Breadth First Traversal or BFS for a Graph
Breadth First Traversal (or Search) for a graph is similar to Breadth First Traversal of a tree (See method 2 of this post). The only catch here is, unlike trees, graphs may contain cycles, so we may come to the same node again. To avoid processing a node more than once, we use a boolean visited array. For simplicity, it is assumed that all vertices are reachable from the starting vertex.
For example, in the following graph, we start traversal from vertex 2. When we come to vertex 0, we look for all adjacent vertices of it. 2 is also an adjacent vertex of 0. If we don’t mark visited vertices, then 2 will be processed again and it will become a nonterminating process. A Breadth First Traversal of the following graph is 2, 0, 3, 1.
Following are C++ and Java implementations of simple Breadth First Traversal from a given source.
The C++ implementation uses adjacency list representation of graphs. STL‘s list container is used to store lists of adjacent nodes and queue of nodes needed for BFS traversal.
 C++

// Program to print BFS traversal from a given
// source vertex. BFS(int s) traverses vertices
// reachable from s.
#include<iostream>
#include <list>
using
namespace
std;
// This class represents a directed graph using
// adjacency list representation
class
Graph
{
int
V;
// No. of vertices
// Pointer to an array containing adjacency
// lists
list<
int
> *adj;
public
:
Graph(
int
V);
// Constructor
// function to add an edge to graph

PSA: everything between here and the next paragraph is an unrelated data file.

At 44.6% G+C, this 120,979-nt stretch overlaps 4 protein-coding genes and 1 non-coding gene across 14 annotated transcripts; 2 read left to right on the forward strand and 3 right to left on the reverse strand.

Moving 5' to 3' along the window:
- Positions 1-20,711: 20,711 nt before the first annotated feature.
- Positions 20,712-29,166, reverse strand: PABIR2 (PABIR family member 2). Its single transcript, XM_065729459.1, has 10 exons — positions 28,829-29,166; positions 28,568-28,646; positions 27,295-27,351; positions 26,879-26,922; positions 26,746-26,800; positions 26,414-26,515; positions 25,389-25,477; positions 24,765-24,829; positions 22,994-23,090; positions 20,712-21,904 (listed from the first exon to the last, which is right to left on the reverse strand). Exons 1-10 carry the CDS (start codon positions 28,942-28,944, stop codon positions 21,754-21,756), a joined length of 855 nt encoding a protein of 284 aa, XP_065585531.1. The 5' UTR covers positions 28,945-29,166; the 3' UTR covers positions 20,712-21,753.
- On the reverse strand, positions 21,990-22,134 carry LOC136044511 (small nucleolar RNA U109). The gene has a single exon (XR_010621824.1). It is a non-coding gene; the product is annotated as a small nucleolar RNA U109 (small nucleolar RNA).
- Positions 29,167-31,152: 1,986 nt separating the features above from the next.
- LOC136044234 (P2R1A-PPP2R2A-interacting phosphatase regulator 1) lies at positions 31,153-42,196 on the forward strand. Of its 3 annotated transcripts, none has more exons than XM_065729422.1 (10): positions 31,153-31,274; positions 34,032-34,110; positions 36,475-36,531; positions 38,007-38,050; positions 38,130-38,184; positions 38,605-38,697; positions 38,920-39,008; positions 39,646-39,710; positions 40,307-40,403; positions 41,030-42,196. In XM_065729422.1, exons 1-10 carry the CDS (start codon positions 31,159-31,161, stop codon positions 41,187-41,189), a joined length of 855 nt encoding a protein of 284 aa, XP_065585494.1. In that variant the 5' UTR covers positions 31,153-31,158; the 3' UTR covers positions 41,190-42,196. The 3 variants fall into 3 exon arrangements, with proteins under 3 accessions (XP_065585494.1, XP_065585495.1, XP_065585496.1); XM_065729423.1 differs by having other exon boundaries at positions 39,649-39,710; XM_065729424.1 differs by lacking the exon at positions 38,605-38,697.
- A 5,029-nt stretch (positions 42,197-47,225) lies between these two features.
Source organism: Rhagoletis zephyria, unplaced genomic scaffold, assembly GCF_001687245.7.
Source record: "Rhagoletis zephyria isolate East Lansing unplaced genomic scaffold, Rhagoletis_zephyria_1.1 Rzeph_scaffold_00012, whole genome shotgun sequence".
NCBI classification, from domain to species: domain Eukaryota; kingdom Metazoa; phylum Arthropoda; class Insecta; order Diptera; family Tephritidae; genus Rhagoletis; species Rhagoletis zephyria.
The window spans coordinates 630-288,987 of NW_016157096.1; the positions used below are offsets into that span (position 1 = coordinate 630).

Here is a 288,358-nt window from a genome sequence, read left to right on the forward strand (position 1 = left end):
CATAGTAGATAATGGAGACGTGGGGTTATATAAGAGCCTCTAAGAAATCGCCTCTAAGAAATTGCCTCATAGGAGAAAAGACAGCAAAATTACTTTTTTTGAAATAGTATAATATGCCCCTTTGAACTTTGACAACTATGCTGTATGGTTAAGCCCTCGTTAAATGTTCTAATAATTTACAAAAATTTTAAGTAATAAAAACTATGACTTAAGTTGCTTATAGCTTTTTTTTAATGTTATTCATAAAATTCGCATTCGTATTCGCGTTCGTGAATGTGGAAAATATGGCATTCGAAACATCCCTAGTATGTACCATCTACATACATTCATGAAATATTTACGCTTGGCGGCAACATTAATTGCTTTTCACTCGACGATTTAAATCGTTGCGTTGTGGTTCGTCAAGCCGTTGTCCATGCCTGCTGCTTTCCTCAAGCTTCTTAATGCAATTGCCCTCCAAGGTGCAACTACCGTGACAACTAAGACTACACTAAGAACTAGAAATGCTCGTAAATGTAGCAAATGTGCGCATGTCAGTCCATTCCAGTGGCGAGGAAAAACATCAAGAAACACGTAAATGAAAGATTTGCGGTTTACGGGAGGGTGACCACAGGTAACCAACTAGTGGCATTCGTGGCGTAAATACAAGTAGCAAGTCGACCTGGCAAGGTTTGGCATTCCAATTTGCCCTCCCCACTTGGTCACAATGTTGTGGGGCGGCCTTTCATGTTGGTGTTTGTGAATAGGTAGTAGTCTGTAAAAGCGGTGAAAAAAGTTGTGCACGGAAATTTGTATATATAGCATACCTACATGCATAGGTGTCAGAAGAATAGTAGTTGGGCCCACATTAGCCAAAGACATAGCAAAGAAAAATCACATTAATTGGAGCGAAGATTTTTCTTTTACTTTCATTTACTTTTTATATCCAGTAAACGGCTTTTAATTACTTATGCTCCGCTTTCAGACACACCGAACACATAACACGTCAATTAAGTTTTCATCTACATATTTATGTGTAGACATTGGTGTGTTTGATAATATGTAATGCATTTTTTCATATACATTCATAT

void
addEdge(
int
v,
int
w);
// prints BFS traversal from a given source s
void
BFS(
int
s);
};
Graph::Graph(
int
V)
{
this
>V = V;
adj =
new
list<
int
>[V];
}
void
Graph::addEdge(
int
v,
int
w)
{
adj[v].push_back(w);
// Add w to v’s list.
}
void
Graph::BFS(
int
s)
{
// Mark all the vertices as not visited
bool
*visited =
new
bool
[V];
for
(
int
i = 0; i < V; i++)
visited[i] =
false
;
// Create a queue for BFS
list<
int
> queue;
// Mark the current node as visited and enqueue it
visited[s] =
true
;
queue.push_back(s);
// 'i' will be used to get all adjacent
// vertices of a vertex
list<
int
>::iterator i;
while
(!queue.empty())
{
// Dequeue a vertex from queue and print it
s = queue.front();
cout << s <<
" "
;
queue.pop_front();
// Get all adjacent vertices of the dequeued
// vertex s. If a adjacent has not been visited,
// then mark it visited and enqueue it
for
(i = adj[s].begin(); i != adj[s].end(); ++i)
{
if
(!visited[*i])
{
visited[*i] =
true
;
queue.push_back(*i);
}
}
}
}
// Driver program to test methods of graph class
int
main()
{
// Create a graph given in the above diagram
Graph g(4);
g.addEdge(0, 1);
g.addEdge(0, 2);
g.addEdge(1, 2);
g.addEdge(2, 0);
g.addEdge(2, 3);
g.addEdge(3, 3);
cout <<
"Following is Breadth First Traversal "
<<
"(starting from vertex 2) \n"
;
g.BFS(2);
return
0;
}
Output:
Following is Breadth First Traversal (starting from vertex 2) 2 0 3 1
Illustration :
\
Note that the above code traverses only the vertices reachable from a given source vertex. All the vertices may not be reachable from a given vertex (example Disconnected graph). To print all the vertices, we can modify the BFS function to do traversal starting from all nodes one by one (Like the DFS modified version) .
Time Complexity: O(V+E) where V is number of vertices in the graph and E is number of edges in the graph.